So, I present to you the logical and unemotional assessment of the illogical and hysterical call to ban guns in the wake of any mass shooting.
Keep in mind that this missive isn’t just for the enlightenment of the anti-gun crowd; it’s also directed at 2A supporters whose arguments start and stop with, “From my cold dead hands!” Both sides need a good lesson in the logic of the matter. I hope this piece helps.
The problems, as listed below, are in no particular order of importance with the exception of Problem #8, which was placed intentionally last.
Problem #1A – The Abundance of Firearms
To date, the best estimates state that some 100 million citizens hold some 400 million firearms in their possession. They range from relatively ancient collectibles to modern sporting rifles. Conservative estimates put the number of civilian AK- and AR-platform rifles in the US at about 1/4 of the total number of firearms (that’s ~100 million, for the non-math people out there). These rifles have been sold in the US for more than half a century, so there are a BUNCH of them out there.
If the powers-that-be pass legislation that bans these rifles (vis a vis Beto Orourke’s “Hell yes, we’re gonna take your AR-15. Your AK-47.”), that legislation will be powerless to collect the rifles already in private hands. Ban production, sale, transfer and use of the weapons. No problem. That’s doable (although arguably unconstitutional).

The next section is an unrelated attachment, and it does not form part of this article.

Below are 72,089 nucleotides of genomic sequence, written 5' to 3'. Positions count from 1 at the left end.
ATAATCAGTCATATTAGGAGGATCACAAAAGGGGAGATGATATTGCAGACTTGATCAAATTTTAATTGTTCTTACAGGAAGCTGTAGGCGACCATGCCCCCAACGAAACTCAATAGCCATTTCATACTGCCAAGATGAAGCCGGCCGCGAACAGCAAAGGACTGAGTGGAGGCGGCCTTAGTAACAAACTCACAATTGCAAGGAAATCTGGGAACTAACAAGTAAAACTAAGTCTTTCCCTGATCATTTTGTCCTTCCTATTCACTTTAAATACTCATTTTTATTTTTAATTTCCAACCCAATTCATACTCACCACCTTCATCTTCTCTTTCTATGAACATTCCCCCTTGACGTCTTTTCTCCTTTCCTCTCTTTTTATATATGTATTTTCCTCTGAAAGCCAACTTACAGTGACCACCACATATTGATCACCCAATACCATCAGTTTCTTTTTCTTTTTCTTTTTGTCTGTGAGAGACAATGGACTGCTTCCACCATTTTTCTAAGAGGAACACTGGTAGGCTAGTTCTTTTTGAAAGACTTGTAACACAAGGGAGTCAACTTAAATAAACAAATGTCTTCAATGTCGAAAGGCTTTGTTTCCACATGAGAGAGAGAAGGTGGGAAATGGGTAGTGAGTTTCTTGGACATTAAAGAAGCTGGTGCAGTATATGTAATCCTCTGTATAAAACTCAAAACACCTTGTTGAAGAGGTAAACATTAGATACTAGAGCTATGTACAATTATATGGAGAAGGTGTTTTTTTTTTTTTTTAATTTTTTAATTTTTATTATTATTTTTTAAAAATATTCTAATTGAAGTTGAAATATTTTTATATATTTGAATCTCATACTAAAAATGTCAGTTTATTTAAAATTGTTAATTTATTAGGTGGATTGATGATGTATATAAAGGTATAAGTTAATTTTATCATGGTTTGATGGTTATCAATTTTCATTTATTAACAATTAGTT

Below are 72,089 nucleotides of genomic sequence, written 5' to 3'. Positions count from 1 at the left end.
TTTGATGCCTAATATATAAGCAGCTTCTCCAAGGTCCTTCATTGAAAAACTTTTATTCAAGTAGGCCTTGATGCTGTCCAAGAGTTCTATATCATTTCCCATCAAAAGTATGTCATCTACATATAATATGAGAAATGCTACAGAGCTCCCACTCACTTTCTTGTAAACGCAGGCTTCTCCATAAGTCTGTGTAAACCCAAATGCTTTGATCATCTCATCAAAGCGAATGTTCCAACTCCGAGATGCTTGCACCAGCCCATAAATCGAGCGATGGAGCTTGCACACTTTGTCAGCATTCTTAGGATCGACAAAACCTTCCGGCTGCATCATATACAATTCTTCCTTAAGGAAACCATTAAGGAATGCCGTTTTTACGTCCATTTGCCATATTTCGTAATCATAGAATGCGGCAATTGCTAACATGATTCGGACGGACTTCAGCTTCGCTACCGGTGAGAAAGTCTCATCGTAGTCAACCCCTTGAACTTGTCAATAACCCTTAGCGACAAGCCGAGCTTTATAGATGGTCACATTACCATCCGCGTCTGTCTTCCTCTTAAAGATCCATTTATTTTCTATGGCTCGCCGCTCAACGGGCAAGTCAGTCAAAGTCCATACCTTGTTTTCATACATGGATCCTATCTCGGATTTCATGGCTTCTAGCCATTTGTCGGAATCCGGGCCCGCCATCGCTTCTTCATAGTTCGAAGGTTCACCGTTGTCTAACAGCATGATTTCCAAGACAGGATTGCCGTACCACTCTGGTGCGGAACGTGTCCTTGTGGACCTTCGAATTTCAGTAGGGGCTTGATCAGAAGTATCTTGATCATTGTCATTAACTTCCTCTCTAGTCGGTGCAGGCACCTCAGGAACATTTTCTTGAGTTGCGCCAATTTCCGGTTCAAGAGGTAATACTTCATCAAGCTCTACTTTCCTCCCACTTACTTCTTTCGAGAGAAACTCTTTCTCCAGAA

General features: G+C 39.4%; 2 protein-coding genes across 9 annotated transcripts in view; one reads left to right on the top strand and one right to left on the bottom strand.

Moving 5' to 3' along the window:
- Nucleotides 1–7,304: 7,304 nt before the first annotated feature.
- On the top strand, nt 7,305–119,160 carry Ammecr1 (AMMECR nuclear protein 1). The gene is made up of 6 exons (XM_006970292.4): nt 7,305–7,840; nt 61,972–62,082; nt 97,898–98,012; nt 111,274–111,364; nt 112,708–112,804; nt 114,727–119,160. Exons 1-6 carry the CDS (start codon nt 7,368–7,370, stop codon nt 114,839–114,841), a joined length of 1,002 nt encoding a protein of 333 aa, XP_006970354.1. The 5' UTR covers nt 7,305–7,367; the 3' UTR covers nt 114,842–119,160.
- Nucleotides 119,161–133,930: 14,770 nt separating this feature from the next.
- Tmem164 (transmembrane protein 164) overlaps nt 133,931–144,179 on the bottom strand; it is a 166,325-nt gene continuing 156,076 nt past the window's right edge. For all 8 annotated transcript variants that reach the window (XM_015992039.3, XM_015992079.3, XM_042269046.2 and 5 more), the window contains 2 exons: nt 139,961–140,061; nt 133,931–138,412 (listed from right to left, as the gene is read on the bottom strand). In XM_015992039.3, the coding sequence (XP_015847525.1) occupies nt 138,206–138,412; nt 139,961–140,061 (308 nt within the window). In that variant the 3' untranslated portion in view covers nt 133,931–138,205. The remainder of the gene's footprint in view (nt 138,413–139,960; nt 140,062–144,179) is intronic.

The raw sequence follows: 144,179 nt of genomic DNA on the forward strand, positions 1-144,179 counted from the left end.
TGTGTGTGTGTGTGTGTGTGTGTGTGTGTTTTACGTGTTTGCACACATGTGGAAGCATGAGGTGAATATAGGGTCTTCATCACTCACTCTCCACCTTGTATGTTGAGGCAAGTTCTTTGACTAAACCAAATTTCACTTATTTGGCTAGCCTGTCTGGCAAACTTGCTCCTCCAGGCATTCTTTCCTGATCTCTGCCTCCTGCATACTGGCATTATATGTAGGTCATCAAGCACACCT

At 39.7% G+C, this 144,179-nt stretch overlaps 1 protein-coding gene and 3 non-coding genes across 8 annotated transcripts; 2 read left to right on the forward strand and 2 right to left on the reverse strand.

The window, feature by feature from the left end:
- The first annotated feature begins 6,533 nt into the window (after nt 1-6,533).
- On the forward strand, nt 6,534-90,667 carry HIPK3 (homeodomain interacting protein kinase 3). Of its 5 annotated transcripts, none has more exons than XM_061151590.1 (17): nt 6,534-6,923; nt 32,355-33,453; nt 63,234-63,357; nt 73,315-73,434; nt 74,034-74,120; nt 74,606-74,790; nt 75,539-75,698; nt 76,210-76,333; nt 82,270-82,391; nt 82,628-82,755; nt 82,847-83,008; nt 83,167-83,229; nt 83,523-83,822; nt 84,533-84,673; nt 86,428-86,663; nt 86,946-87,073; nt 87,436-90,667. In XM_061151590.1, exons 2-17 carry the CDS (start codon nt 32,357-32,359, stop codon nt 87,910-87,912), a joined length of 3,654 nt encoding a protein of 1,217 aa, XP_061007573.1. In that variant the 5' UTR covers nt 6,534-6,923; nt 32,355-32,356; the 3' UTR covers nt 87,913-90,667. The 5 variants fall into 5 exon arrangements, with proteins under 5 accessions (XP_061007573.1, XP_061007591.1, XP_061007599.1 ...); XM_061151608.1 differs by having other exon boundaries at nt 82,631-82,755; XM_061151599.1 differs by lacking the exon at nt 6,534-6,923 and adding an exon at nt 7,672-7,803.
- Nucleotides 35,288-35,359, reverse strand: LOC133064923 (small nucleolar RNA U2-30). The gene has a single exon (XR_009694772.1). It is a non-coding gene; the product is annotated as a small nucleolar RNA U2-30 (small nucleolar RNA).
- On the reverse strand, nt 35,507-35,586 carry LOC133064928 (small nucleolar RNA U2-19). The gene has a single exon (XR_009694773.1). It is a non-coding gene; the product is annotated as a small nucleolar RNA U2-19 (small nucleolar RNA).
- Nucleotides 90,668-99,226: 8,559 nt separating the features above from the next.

But there are more than 100 million of them already in private hands. If agents of the state decide that they’re going to go door to door to gather them up, they’d better prepare for a civil-war level response by AR-15 owners who went from legal gun owner to felon with the stroke of a pen. That level of tyranny is the very reason many of them have their AR-15s in the first place.
Problem #1B – The Impossibility of Confiscation
They – the powers that be- talk about mandatory buybacks, but buybacks assume that those who have contempt for the law will choose to obey the mandate. Consider this: if you had a tool that would make you a god among men once the government strips everyone else of that tool, how likely are you to surrender that tool for a couple hundred bucks? People like power (which is all gun-control schemes are – power grabs), so anyone who is already prone to run afoul of the law is certainly going to hold on to those rifles. They imbue nearly-unlimited power in the face of a disarmed public.
Mandatory buybacks are what I call “cooperative confiscation.” It’s a form of double-speak that politicians use. “We’re not confiscating anyone’s guns.” Technically, that’s true. They aren’t coming to your door and taking your guns. They’re just telling you to willingly surrender them… or else. It’s confiscation by proxy.